Outcry erupts over Crouch Mesa boil advisory

by Brett Berntsen, originally posted on June 30, 2016


FARMINGTON — A testy crowd filled the Farmington Civic Center tonight, as representatives from state regulatory agencies and the AV Water company fielded questions about the Crouch Mesa water crisis.

“We want to know what’s in our water,” area resident John Livingston told the panel. “What’s coming into our homes?”

Customers of AV Water, which serves about 6,400 people in Crouch Mesa, have been living under a boil advisory and intermittent water shortages for more than a month due to problems at the company’s treatment plant. Stephanie Stringer of the New Mexico Environment Department said that AV Water’s system continues to produce turbid, or cloudy, water. She said no harmful bacteria such as E. coli have been detected so far, but the high sediment levels continue to present an elevated risk for contamination.

Germaine Chappelle, an attorney for AV Water, said the company is working to fix the problem by establishing a permanent connection to the city of Farmington.

“Our ultimate goal is to decommission the treatment plant so this cannot happen again,” she said.

She said construction is not expected to be completed until July 15. Stringer added that the boil advisory will remain in effect even after that date as tests are conducted to determine when the water is safe to drink.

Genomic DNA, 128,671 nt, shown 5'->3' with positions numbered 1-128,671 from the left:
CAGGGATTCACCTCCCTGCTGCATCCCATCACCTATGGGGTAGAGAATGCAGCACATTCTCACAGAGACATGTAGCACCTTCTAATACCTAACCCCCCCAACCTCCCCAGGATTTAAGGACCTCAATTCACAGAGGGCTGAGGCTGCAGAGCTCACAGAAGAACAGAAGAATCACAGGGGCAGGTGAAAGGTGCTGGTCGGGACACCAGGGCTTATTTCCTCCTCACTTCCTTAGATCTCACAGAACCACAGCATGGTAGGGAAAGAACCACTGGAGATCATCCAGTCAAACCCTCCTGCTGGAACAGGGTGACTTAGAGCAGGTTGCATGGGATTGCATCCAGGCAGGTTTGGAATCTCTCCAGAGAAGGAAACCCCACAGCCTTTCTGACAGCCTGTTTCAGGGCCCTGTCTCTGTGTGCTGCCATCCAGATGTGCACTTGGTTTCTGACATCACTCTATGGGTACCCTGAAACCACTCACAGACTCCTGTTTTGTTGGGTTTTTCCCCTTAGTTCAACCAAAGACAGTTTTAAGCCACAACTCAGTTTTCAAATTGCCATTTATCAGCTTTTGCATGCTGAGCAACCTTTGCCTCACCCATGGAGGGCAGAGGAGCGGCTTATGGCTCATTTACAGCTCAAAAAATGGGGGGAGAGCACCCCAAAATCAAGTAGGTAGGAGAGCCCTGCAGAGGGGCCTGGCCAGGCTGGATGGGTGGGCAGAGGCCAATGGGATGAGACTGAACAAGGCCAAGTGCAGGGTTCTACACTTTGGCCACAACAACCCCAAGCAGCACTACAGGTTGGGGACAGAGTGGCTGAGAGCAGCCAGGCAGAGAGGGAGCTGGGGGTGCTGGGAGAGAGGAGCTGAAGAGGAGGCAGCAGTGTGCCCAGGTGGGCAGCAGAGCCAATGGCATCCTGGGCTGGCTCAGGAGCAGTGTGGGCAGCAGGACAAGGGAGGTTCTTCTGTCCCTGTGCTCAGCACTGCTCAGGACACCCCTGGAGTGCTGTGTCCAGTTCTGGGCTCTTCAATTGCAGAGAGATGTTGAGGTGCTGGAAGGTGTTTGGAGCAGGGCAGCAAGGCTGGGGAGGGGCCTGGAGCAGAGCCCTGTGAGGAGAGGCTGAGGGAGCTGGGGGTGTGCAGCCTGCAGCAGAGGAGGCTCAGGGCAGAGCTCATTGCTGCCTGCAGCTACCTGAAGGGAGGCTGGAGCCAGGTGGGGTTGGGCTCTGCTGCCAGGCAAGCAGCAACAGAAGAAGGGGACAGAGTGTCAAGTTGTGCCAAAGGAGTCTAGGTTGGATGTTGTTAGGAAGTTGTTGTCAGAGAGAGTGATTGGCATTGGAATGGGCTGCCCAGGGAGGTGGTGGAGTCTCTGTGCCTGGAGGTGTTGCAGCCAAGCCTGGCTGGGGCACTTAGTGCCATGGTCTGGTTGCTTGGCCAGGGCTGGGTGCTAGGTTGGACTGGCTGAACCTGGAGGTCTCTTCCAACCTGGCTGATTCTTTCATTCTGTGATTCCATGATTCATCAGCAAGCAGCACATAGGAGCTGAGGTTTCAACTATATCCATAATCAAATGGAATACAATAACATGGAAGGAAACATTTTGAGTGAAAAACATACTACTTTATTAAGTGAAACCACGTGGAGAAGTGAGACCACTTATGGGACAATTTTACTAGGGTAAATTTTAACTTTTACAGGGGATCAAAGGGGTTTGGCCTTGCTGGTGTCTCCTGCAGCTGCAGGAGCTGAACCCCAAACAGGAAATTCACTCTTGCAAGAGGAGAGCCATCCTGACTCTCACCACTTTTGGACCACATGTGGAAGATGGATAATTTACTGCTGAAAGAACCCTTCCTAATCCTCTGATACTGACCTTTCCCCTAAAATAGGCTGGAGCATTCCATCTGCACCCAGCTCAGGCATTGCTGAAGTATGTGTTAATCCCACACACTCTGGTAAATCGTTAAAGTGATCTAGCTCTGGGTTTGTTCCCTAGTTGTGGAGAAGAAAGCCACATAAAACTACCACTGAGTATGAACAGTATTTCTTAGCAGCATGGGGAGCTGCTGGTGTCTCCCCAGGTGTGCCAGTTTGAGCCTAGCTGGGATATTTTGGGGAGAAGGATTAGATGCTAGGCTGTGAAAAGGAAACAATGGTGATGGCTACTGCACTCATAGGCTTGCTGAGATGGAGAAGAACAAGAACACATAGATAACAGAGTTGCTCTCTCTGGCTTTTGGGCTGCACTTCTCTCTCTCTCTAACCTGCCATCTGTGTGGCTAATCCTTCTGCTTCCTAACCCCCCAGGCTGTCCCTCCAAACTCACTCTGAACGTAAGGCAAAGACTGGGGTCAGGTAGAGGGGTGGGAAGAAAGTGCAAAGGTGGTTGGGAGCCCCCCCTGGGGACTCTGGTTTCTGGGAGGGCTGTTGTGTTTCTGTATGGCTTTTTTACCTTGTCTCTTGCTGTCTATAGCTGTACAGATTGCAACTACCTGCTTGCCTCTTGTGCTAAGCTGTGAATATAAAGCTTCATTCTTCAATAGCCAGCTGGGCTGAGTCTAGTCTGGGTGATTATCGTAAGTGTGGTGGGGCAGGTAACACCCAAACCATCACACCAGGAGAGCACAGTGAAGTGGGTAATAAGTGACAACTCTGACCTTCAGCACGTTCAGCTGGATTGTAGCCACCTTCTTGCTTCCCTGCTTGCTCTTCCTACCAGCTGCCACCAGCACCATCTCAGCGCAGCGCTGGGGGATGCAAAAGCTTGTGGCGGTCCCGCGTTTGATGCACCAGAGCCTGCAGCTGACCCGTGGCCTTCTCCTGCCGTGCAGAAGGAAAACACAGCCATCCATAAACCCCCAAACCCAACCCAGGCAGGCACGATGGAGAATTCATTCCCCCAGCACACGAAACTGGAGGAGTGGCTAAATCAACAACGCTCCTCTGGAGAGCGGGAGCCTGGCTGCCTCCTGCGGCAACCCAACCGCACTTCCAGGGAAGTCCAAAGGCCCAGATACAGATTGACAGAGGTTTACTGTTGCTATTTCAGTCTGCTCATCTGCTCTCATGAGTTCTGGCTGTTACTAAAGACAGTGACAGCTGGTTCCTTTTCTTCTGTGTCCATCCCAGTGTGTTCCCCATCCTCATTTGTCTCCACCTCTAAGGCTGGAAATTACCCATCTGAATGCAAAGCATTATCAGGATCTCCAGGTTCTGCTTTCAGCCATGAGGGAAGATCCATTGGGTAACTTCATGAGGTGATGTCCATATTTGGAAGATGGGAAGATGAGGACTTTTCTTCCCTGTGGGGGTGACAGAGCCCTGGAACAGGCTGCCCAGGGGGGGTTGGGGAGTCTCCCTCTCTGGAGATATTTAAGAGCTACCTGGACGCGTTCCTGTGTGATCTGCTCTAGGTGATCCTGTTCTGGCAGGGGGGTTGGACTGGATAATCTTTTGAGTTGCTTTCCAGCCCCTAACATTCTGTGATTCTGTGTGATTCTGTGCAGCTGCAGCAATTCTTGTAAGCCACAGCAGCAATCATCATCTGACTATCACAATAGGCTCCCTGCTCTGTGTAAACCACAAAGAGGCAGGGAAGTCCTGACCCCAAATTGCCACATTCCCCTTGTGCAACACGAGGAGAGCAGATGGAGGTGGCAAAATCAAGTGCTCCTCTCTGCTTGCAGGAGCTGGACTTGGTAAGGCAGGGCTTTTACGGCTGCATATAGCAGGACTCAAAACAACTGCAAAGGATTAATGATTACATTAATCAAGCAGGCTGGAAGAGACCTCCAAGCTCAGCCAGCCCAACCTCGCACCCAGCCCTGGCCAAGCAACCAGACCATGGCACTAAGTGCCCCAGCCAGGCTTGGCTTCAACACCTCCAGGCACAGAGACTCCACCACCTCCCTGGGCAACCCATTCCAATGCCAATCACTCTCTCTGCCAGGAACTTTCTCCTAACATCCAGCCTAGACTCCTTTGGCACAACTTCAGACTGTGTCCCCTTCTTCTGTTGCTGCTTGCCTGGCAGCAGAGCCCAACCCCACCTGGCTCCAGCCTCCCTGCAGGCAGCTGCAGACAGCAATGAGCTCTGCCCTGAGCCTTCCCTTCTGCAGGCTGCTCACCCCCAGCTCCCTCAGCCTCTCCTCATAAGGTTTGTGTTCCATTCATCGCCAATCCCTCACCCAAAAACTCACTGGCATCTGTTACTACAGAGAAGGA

The didn’t sit well with some members of the crowd, who voiced a barrage of concerns over who will be held responsible for their plight.

Mike Ripperger, the utility division director at the New Mexico Public Regulation Commission, said that the PRC has received a total of 74 formal complaints from AV Water customers. He said the PRC has started to look into the company’s business practices, but so far, investigators have found no evidence that AV Water has violated any regulations.

The crowd jeered at that statement, prompting the meeting’s moderator, San Juan County Executive Officer Kim Carpenter, to step in.

“If we continue talking over each other, we’re going to have wrap this up and deal with it in a different way,” Carpenter said, urging to the crowd to ask questions in an orderly manner.

Inquiries shifted toward AV Water’s competency moving forward.

Bruce Childers, a member of the Crouch Mesa Ratepayers Association, said that the water system has a history of structural issues. He said even with a connection to Farmington, the company’s shoddy infrastructure will continue to result in problems such as line breaks and ruptures. Others in the audience asked if the company was going to continue to be allowed to operate in light of the recent crisis.

Ripperger stated that the AV Water will have the opportunity prove it can abide by the state rules and regulations. He said the company appears to be moving as quickly as possible to remedy the situation.

Carpenter preached patience as the situation plays out.

“There’s a process to this,” he said.



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